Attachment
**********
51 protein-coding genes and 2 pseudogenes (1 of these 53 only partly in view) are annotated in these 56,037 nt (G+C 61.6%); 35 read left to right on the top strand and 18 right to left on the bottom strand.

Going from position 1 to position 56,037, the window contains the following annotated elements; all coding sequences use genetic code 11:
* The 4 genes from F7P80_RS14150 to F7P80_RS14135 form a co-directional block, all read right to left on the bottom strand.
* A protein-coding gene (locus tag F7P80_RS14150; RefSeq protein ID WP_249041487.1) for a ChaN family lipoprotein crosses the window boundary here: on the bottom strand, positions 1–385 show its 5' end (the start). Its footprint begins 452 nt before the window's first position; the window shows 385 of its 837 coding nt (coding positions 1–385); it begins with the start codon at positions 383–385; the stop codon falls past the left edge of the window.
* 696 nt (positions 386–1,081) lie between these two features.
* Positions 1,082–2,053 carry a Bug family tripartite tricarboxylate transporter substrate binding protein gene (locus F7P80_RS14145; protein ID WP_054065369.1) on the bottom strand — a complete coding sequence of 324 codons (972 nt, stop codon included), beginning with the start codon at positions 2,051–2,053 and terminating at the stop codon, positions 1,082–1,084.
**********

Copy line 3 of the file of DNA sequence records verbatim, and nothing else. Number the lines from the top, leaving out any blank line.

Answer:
* The 4 genes from F7P80_RS14150 to F7P80_RS14135 form a co-directional block, all read right to left on the bottom strand.